Of course, you most certainly can heal others while doing some internal soulwork, but you definitely can’t expect to show up daily for others without an existing practice of showing up daily for yourself.
I’ve been reflecting on “Satya,” or “truthfulness,” the second of the Yamas (restraints). When I first began thinking about Satya, my mind was focused on truthfullness when dealing with others—which is certainly huge, but it’s step 2. Step 1 is truthfullness with ourselves. The belief that we should have to lie or not be totally truthful with others is caused by the belief that we have something to hide. So much of our soulwork involves being truthful with ourself.
We are all suffering. No matter how far along we are on our path to self-development, we will all inevitably feel pain. We are human, thus, we are sucked into human drama daily, creating pain. Pain is a way for our minds or bodies to tell us that something needs attention. Pain, when mental, is a sign that we have some soulwork to do.
Stop diagnosing yourself with things. Stop telling yourself lies that you will inevitably self-fulfill. That is easy to do. When you perpetuate a lie about yourself, then you get the easy job of acting on that lie. You know what is hard? Checking in with yourself and being raw, open, and honest about what needs work.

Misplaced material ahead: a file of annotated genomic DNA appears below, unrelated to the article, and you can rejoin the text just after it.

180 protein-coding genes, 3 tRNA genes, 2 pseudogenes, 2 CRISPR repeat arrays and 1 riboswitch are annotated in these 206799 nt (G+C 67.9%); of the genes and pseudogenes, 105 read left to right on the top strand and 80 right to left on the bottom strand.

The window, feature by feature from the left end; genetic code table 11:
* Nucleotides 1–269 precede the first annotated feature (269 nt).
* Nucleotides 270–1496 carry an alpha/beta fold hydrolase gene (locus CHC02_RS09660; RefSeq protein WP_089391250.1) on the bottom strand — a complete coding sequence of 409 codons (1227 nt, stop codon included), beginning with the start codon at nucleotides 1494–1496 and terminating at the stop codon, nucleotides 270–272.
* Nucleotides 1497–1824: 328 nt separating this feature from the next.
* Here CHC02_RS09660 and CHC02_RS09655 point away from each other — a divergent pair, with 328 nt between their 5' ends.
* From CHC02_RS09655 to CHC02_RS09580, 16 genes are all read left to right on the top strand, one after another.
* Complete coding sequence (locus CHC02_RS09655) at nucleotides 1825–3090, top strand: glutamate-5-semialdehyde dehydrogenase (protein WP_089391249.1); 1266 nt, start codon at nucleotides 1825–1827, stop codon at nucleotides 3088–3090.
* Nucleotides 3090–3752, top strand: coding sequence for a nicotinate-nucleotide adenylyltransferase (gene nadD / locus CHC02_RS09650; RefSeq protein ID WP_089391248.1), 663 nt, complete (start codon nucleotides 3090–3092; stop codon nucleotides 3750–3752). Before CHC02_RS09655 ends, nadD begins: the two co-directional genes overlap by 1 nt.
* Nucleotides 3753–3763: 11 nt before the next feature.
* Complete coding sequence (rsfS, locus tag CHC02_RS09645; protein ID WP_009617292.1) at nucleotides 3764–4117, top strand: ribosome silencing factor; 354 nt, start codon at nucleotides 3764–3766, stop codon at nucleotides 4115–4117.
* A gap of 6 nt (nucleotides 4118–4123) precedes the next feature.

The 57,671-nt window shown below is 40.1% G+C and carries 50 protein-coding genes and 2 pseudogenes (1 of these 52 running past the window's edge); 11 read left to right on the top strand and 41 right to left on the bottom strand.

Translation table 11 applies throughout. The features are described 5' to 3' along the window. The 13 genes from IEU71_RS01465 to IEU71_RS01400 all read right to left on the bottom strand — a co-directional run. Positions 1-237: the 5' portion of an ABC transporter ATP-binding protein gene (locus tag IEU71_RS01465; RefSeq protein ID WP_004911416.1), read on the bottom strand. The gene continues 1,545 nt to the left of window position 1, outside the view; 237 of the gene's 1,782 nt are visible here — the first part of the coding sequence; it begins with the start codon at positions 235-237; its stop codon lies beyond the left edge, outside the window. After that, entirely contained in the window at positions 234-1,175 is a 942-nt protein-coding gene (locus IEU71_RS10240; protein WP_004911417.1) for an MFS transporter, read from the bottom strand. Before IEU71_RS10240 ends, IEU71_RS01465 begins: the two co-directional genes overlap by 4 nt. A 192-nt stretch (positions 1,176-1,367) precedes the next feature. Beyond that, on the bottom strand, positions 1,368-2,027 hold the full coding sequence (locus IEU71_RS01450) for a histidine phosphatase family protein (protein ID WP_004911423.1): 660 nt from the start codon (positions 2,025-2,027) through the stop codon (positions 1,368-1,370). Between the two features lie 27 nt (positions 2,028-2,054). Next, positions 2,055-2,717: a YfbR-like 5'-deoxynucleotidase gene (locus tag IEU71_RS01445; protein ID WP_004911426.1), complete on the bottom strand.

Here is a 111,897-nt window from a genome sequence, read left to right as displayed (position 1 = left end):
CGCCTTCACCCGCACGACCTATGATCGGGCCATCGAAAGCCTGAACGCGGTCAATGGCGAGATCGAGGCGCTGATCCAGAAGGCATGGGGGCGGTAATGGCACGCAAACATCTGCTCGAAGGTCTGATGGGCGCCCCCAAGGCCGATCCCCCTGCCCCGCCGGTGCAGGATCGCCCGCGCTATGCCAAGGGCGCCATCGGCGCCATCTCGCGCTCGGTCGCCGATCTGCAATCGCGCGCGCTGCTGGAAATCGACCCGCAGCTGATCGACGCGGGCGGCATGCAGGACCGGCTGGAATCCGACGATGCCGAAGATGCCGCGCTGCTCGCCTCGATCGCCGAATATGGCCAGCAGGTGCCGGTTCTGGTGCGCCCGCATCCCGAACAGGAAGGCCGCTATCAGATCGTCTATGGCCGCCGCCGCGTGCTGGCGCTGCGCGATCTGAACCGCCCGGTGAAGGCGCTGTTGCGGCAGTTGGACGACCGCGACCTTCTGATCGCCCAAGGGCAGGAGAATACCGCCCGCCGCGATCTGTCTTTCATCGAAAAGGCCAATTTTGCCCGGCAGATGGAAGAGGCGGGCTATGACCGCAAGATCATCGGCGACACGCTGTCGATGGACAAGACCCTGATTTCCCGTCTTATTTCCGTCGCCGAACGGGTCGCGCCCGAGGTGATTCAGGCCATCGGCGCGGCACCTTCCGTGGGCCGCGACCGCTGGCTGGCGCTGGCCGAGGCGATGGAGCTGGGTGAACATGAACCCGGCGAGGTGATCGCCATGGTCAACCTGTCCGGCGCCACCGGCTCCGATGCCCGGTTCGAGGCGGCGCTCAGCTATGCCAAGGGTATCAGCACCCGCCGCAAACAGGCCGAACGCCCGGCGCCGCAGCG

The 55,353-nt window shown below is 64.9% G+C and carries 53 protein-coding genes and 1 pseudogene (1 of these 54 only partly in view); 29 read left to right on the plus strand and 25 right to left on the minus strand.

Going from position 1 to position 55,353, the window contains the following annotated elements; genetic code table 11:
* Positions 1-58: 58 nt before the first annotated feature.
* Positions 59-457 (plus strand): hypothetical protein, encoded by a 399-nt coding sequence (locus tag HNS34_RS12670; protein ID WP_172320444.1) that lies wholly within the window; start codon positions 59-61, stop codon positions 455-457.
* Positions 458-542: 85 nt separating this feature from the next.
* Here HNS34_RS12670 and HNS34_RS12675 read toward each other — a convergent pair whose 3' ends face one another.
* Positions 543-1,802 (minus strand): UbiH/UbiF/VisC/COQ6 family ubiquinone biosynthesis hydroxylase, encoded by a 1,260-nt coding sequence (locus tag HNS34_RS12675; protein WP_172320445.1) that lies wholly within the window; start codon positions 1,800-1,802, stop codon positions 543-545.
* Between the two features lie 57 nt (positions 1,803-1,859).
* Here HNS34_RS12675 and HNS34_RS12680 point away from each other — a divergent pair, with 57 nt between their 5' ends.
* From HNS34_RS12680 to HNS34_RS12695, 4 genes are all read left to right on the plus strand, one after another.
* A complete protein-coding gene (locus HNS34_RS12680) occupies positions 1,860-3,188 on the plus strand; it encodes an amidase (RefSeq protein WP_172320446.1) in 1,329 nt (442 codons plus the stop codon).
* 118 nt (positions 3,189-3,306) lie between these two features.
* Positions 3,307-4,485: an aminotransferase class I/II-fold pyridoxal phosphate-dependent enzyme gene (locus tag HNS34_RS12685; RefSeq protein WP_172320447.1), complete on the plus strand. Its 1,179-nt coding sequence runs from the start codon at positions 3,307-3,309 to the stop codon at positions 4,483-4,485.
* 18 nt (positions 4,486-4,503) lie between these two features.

Think about it—which is easier to say/become: “I am bad with relationships” or “I am afraid to become vulnerable.” I am bad with relationships allows you to be bad with relationships. I am afraid to become vulnerable exposes you to that which needs work. It puts you face-to-face with your fear, and makes you recognize that you have to uncover some painful realizations about why you are afraid to become vulnerable.
Satya can be extremely painful, but making it a daily practice builds you up. In order to grow, you must expose your wounds. You must salt your wounds. You must call attention the the weakest part of yourself, and focus on healing it. It will be so painful at first, but after awhile it will be nothing but a scar. It will remain with you, but it will have become a battle wound that you have confronted, laying the foundation for overcoming the next challenge.
Satya is a practice. You don’t suddenly become truthful with yourself and others completely. Satya is restraining yourself from being inauthentic. It is a practice which will reveal your soul and help you become more aligned with your authentic self in thoughts, words, and actions.
Your mission in life is not to change yourself, it is to unveil yourself. Truth is that which does not change; practicing Satya is a practice of becoming you.
Allison Micco is a yogi, health coach, and professional daydreamer who spends her time helping herself and others overcome addictive and self-destructive lifestyle behaviors. In her free time you can catch her blogging at or kicking it on Facebook. With the belief that every individual has ability to grow their life in love and light, she seeks to educate, inspire and motivate others to create the life they were born to live.